Monday, September 7, 2009

Day 7 - 16th July 2009

07.30am start. Warm shower! Dream hotel. Breakfast not supplied. Our Mongolian guide picked us up at 8am for an overnight stay at a ger camp. Garditours - the tour company of the previous day’s accommodation had arranged for minibus pick up and run to Terejl, the national park some 80km from the city. The roads were even worse than in China, and that’s saying something. We bounced and bumped and weaved and swerved our way through the traffic of four wheel drive jeeps and old wrecks of Soviet era trucks. It was a society of two halves. Very noticeably so. The haves and the have nots. I wondered though, those who had the money to buy big jeeps, did they live in fancy apartments of gers on the outside of the city. After bumping along for half an hour or so we stopped at a very flash hotel that had even created it’s own beach on the side of a river that ran through it’s grounds. Prices were the equivalent of a four star in London or Madrid. Expensive, but not out of the question. However, by Mongolian standards it was a month’s wages for each night’s stay. We picked up a Danish and Romanian couple, lawyers who were doing the Trans Mongolian the opposite way to us.
Another hour and we arrived at the national park. A breathtaking region of big rolling grass hills punctuated by rugged peaks and rocky outcrops. The further we went into the park, the more dramatic the rock formations. They grew in stature until they dominated the hills in the valleys. The sun was shining and it was a crisp day. Perfect for ger living. We stopped at a mound of rocks with a wooden pole sticking out of the top. This was covered in colourful pieces of cloth that were tied on. The guide explained that people would make wishes to the air and water gods for good luck and then tie something to the pole, walk three times round the stone pile in homage and lift stones from the bottom and throw them somewhere near the top of the pile. This was meant to cement their wish and helped create a living statue of sorts that would always change shape according to the people who made wishes and took part in the little ceremony. On the hilltop, just behind the stone mound were three tourist gers selling the usual tat that you would expect to see at any tourist spot.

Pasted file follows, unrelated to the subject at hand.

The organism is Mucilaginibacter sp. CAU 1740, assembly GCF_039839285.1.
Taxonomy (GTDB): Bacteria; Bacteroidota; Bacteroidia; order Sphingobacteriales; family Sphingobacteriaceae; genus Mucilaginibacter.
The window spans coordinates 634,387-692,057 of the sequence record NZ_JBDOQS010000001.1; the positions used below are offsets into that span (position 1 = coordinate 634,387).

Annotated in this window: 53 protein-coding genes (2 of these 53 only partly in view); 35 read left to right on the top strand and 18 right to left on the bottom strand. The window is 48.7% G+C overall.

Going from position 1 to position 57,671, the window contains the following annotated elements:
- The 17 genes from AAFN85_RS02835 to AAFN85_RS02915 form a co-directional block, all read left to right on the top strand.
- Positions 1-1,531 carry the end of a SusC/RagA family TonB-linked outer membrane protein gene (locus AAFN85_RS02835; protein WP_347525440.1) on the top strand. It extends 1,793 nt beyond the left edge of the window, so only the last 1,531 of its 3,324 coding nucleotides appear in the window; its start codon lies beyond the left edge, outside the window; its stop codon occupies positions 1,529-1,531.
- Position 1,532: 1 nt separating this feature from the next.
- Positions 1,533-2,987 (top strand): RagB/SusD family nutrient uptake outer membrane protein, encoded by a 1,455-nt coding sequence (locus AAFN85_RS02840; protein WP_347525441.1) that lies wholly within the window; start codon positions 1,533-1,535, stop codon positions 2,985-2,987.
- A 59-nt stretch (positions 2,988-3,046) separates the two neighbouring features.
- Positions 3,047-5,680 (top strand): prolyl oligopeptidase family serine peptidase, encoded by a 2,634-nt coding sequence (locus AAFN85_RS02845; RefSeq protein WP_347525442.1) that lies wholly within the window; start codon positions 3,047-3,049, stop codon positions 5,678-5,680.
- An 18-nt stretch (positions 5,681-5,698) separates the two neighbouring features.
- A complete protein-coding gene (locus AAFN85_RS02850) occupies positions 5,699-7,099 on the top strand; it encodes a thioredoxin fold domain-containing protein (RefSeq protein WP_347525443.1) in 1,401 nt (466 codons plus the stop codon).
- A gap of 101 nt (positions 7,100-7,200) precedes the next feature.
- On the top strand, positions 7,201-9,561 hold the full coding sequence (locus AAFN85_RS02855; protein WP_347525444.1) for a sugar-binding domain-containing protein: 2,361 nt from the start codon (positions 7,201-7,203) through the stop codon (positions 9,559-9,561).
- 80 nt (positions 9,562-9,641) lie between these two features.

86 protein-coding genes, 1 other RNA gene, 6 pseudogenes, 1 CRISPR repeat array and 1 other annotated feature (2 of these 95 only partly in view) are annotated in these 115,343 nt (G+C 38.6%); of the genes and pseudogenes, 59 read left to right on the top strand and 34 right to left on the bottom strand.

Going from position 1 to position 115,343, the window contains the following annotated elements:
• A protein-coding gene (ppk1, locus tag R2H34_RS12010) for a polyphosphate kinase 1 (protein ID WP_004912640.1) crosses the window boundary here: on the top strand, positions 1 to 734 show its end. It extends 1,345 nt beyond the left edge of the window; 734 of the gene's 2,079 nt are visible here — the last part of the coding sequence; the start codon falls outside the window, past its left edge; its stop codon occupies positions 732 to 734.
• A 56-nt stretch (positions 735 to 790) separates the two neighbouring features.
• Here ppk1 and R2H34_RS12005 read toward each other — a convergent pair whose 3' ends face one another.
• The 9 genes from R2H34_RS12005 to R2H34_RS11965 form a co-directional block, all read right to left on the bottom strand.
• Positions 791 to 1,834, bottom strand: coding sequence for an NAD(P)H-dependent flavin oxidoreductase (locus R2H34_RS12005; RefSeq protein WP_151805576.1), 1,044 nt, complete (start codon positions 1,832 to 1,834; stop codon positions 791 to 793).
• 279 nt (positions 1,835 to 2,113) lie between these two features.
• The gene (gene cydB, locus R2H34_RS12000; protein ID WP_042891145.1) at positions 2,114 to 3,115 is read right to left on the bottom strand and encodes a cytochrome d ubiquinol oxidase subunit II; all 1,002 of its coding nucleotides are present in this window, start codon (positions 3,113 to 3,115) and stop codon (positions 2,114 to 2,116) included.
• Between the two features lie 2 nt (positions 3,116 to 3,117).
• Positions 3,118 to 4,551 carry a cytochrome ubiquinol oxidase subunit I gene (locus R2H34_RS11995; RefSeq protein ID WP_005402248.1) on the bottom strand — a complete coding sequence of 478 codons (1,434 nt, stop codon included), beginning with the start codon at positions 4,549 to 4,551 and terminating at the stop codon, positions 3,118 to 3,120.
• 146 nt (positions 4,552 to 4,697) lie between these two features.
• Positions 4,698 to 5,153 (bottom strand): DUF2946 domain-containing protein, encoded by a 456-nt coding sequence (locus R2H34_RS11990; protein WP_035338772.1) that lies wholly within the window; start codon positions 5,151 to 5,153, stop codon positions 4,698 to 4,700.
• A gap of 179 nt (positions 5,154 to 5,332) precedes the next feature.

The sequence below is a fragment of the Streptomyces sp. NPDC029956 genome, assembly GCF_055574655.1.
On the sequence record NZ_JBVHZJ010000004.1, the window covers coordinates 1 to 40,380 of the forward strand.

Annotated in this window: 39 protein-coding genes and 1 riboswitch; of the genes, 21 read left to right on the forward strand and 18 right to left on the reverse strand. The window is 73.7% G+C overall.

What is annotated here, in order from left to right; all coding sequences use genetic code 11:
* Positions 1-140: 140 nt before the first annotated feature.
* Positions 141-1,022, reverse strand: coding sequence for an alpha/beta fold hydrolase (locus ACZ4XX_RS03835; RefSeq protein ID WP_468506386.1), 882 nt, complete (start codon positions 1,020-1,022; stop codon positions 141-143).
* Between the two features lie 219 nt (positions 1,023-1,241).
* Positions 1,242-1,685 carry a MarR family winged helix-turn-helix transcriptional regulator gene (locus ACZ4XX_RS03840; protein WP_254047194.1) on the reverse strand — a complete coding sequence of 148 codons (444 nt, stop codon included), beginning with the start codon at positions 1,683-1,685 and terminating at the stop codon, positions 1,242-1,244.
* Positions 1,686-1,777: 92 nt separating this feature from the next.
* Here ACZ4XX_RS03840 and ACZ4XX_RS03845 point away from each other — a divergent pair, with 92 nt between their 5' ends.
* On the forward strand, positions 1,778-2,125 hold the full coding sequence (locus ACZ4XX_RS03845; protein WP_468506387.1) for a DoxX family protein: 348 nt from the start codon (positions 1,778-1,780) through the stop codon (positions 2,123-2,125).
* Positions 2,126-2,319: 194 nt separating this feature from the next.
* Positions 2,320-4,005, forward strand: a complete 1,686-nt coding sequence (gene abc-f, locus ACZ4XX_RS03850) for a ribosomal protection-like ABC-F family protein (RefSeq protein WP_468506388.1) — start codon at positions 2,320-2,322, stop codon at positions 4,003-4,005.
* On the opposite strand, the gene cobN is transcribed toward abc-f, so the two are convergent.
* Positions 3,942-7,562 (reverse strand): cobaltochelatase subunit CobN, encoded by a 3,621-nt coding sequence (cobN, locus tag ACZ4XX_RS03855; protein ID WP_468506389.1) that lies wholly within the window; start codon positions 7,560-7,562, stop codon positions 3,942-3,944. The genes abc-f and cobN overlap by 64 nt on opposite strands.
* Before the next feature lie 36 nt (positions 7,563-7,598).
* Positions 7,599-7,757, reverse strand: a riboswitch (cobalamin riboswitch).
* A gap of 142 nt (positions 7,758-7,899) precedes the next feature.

Then it was onward to our next tourist style destination. The aptly named ‘Turtle Rock’. This rock stands proudly in the basin of the surrounding mountain range and is very impressive. Weathered and shaped by winds and winters it looked like a gigantic turtles head. Around it flew a number of majestic eagles.
They flew with such ease, not a wing beat, simply riding the thermals rising from the surrounding rocks. The would swoop down as low as our heads before rising sharply up again on the lookout for fresh food. Of course there were the usual tourist attractions as well, dromedary camel rides and horse rides. I was surprised there weren’t turtle rides as well.